Microsoft Corp.'s forthcoming Windows Vista will take much harsher steps to curtail piracy than previous versions of its operating system, including crippling the usefulness of computers found to be running unlicensed copies of the new software.
The software maker said Wednesday that people running a version of Windows Vista that it believed was pirated would initially be denied access to some of the most anticipated Vista features, including Windows Aero, an improved graphics technology.
If a legitimate copy is not bought within 30 days, the system will curtail functionality much further by restricting Web browsing to an hour at a time, said Thomas Lindeman, Microsoft senior product manager.
Under that scenario, a person could use the browser to surf the Web, access documents on the hard drive or log onto Web-based e-mail. But the user would not be able to directly open documents from the computer desktop or run other programs such as Outlook e-mail software, Lindeman said.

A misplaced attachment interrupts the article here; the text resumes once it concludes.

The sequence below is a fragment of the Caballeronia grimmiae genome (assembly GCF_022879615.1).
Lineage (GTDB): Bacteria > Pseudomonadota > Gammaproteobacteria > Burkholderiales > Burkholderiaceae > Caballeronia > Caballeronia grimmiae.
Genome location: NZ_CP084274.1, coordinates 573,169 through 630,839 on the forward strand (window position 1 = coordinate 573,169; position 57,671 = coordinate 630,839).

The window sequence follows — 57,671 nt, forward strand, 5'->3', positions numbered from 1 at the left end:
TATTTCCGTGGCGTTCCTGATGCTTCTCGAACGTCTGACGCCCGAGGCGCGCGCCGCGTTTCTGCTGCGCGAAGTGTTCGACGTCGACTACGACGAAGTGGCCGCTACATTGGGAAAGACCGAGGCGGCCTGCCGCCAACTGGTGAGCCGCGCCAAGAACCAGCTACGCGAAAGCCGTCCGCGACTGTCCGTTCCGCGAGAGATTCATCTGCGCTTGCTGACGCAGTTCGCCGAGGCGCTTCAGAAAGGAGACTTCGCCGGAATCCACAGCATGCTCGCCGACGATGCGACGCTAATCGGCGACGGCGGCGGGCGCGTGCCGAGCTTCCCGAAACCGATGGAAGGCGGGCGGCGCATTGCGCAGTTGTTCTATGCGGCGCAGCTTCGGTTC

Microsoft said it would not stop a computer running pirated Vista software from working completely, and it would continue to deliver crucial security updates.
The Redmond, Wash.-based company also said it had added more sophisticated technology for monitoring whether a system is pirated. For example, the system will be able to perform some piracy checks internally, without contacting Microsoft, Lindeman said.
Microsoft also is adding ways to more closely monitor for piracy among big corporate users, who tend to buy licenses in bulk.
Microsoft plans to take similar tough measures with the forthcoming version of its Windows server software, dubbed Longhorn, and to incorporate it into other products down the road.
The crackdown shows how much more seriously Microsoft has started taking Windows piracy, which for years has been extremely widespread in areas such as Russia and China.
The Business Software Alliance, a software industry group, estimates that 35% of software installed on PCs worldwide is pirated.